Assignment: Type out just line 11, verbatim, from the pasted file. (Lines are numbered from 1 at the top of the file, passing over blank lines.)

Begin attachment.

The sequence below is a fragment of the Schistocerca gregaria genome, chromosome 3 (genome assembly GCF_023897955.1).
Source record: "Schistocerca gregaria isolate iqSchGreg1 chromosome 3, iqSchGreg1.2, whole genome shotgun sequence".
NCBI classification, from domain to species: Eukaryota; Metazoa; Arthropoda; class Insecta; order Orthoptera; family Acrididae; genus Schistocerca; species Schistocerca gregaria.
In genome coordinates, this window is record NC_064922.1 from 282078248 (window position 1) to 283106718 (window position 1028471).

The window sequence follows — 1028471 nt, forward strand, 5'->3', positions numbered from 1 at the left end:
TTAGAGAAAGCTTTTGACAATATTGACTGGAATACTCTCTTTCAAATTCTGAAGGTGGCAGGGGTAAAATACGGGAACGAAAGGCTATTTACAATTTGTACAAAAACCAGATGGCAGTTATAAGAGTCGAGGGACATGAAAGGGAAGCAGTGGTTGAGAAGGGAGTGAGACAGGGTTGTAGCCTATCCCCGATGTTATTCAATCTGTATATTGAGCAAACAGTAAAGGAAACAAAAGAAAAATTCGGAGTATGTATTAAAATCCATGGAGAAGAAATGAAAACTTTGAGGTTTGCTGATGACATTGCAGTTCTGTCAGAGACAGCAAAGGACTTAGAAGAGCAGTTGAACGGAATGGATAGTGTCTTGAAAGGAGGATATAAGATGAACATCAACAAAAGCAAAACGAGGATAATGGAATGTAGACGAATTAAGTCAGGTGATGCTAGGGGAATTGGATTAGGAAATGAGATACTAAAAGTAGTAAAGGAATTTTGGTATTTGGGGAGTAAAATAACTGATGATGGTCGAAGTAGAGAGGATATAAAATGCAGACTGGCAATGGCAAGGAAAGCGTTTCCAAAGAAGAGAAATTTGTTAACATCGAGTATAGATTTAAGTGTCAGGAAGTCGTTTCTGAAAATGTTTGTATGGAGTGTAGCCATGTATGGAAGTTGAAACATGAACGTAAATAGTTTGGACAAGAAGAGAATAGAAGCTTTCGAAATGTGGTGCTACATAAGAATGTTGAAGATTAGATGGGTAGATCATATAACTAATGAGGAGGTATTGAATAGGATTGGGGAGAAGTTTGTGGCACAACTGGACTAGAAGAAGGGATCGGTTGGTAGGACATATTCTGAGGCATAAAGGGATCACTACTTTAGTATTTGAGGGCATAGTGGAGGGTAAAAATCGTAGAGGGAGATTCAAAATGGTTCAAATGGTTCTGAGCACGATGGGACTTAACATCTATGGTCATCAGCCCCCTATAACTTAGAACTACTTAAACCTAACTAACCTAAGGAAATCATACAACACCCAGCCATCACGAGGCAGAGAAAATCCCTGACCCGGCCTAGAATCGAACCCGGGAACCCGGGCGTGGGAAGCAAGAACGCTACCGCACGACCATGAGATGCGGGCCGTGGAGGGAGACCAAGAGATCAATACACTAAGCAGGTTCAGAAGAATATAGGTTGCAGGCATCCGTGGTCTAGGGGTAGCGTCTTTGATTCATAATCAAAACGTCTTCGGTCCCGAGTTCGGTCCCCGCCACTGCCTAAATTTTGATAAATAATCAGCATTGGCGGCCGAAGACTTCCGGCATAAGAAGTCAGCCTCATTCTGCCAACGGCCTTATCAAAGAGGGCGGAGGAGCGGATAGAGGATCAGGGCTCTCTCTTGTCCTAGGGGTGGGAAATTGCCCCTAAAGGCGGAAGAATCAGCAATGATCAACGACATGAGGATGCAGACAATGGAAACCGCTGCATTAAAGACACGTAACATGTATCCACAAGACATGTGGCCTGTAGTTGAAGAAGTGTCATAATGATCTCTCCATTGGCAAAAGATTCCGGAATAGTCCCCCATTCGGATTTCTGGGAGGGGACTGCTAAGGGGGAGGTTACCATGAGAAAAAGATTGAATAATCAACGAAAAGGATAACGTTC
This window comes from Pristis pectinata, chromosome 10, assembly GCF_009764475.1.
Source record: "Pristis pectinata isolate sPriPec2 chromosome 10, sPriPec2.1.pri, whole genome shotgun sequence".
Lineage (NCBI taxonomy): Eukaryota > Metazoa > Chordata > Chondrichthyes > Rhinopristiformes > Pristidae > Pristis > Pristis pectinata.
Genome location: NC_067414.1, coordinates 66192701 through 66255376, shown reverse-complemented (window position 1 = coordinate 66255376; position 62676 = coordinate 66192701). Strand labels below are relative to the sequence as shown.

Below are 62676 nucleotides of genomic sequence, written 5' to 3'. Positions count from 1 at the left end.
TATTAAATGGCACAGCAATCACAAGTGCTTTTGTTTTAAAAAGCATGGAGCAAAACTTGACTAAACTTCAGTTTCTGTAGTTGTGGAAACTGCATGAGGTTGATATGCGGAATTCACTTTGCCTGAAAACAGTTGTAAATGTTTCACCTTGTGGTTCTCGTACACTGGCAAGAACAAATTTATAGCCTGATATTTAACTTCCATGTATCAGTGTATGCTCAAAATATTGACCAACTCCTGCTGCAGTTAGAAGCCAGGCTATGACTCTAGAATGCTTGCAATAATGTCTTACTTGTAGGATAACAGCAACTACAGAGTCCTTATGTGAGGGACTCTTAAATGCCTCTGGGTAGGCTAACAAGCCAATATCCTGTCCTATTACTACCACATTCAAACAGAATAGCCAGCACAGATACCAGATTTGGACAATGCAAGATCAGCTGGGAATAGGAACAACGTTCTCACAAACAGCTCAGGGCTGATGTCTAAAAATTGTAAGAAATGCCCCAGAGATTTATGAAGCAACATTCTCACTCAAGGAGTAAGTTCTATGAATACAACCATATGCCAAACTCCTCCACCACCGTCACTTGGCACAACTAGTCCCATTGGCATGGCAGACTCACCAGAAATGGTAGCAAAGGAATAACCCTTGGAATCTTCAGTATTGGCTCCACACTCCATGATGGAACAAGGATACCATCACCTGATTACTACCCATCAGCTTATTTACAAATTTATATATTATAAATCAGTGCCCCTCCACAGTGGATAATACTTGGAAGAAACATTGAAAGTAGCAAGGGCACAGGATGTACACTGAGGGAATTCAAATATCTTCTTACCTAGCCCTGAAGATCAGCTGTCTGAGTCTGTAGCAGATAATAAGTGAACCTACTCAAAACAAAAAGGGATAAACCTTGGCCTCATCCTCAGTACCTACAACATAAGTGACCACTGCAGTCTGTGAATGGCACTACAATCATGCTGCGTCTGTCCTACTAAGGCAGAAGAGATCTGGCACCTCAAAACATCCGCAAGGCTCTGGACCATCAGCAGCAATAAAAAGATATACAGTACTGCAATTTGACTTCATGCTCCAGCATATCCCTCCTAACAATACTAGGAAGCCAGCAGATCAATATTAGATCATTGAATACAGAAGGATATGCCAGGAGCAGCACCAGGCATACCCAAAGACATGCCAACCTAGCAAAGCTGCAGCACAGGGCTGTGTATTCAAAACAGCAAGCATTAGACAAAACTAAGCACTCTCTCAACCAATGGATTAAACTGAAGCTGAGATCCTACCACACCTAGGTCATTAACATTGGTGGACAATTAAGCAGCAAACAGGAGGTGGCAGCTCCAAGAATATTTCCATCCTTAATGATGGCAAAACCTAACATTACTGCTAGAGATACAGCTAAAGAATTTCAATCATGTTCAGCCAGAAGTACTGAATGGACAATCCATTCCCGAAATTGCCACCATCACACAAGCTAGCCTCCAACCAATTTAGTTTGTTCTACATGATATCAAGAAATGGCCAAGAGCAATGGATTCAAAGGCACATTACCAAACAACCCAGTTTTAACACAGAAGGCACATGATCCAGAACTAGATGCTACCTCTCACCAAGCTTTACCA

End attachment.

Below are 62676 nucleotides of genomic sequence, written 5' to 3'. Positions count from 1 at the left end.